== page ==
The Living Room: a safe haven for homeless women in Santa Rosa

Mother Alejandra Garcia and her daughter participate in arts and crafts in The Mother and Child Program at The Living Room.

Nikki Goetz, Social Media Editor

Alejandra Garcia sleeps at an overnight shelter in Santa Rosa. When she’s not there, she’ll take her daughter to a long brown and white building on Cherry Street to an organization called The Living Room.

Women who are homeless or staying with friends or family in a temporary situation and don’t know where to go can hang out at The Living Room. It’s a non-profit organization that helps homeless and at-risk women and children. The Living Room staff talk with those at risk about their current life situations and challenges and then try to support them in areas they need. Women can stay there from 8:30 a.m. to 1:30 p.m. Monday through Friday.

The Living Room’s goal is to help connect women with needed viable resources and to get their basic and fundamental needs met. Funding comes from private groups and events that bring awareness to the organization, such as an annual spaghetti feed.

The Women’s Program provides connections to public resources like telephones, Internet and mailboxes to help women find housing amd jobs. The organization also  provides necessary items for women, such as clothes and blankets.

“[Finding housing] is much harder than it sounds. It’s not just you do one thing and the next thing and magically you’re housed and you’re fine,” said program staffer Pat MacKenzie. “Sonoma County is a very high rent, very high cost of living county and many of our women are really hard workers looking for places to live.”

The center also provides mental health counseling for women with substance abuse and post-traumatic stress disorder, a common combination in the population.

MacKenzie was a part of the Community Health Worker Program at Santa Rosa Junior College, earning her certificate in 2013. She saw homeless people on Mendocino Avenue and wondered what she could do to help them. She donated clothing to the Living Room and did an internship there before she was hired as staff. She facilitates “Seeking Safety” meetings, where participants look at how PTSD and substance abuse can intertwine and trigger each other.

She also helps her manager make sure people in the room are as calm as possible and provide women with food. Women come in with different challenges, such as those who’ve survived domestic violence and childhood abuse.

The Mother and Child Program is a day service that provides a safe environment for mothers and their children, from infants to 18-year-olds. Children have their own space in the back of the building. Outside there’s a jungle gym and a grassy field for kids to run around and play while being watched by moms or volunteers. In the corner is a small, colorful room with toys for kids to play with, small tables to eat at and a rug where the children can read or play.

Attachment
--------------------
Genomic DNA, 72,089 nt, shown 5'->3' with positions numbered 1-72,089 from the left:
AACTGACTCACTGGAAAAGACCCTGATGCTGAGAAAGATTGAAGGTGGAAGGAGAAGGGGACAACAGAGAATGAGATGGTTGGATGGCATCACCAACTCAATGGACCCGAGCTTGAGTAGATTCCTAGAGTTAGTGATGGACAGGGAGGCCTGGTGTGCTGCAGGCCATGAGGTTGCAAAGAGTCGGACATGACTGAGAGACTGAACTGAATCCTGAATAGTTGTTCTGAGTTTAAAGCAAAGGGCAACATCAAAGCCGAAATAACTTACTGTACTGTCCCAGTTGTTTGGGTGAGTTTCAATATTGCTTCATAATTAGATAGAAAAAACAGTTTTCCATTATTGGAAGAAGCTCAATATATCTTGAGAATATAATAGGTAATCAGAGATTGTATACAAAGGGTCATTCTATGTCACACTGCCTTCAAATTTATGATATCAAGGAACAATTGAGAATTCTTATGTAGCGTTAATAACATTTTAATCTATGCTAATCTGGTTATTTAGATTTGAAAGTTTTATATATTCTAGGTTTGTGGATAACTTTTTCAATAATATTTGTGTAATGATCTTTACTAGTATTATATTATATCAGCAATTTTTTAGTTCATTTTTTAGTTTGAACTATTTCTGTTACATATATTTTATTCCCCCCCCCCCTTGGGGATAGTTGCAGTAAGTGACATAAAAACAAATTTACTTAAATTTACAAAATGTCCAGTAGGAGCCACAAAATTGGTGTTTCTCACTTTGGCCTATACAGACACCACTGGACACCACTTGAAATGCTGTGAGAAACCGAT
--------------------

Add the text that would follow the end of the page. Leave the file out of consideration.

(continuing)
Mothers receive care from staff, including basic supplies such as baby clothes, bottles and diapers. They also serve breakfast, lunch, snacks and drinks. The program staff offers mothers recommendations for health care, schooling, childcare and nurturing support. Volunteers help with the kids if the mothers are working on resource gathering with staff.

The Living Room has a partnership with Heavenly Treasures thrift stores where women can get two vouchers a month. They can get six to eight pieces of clothing each time. The MAC program also has a kids’ clothing shed that moms can access once a week.

Garcia was told about The Living Room through other women at the shelter where she, her husband and daughter have been staying. She visits The Living Room four times a week with her daughter. When the day is done, her husband picks them up and they wait until they can go back to the overnight shelter.

“Sometimes I wondered where I was going to take my kid to feed her. [The Living Room] has provided us with food and clothes and stuff that we need,” Garcia said.

Jessica Quintero has three children she brings to MAC around three to four times a week. She’s received necessities from the program. When the program is over, she and her kids go back to the Catholic Charities shelter.   

“It’s a place you can come during the day. You can get fed. I have received strollers, clothing and other resources and it helps,” Quintero said.

Jen Parr, program coordinator for MAC Program, has worked there for eight months. She holds a place in her heart for women and children in need as she also grew up with a single mother in poverty.

Among other tasks she helps mothers seeking health care and education for themselves and their children and communicates with the staff and volunteers to make sure everything runs smoothly and safely.

“One of the things I love about The Living Room is that there really is a community here,” Parr said. “The other side of that, which is the difficult part, is if people are still here, it means they are still homeless and we have an increasing number of people who need our services. The housing prices in this country are so bad that even people who have full-time jobs and no families can barely afford housing.”

Homelessness is a major struggle, especially in Sonoma County with high housing and rental prices.

The Living Room is a grain of hope for women, offering necessities to support them in difficult life circumstances.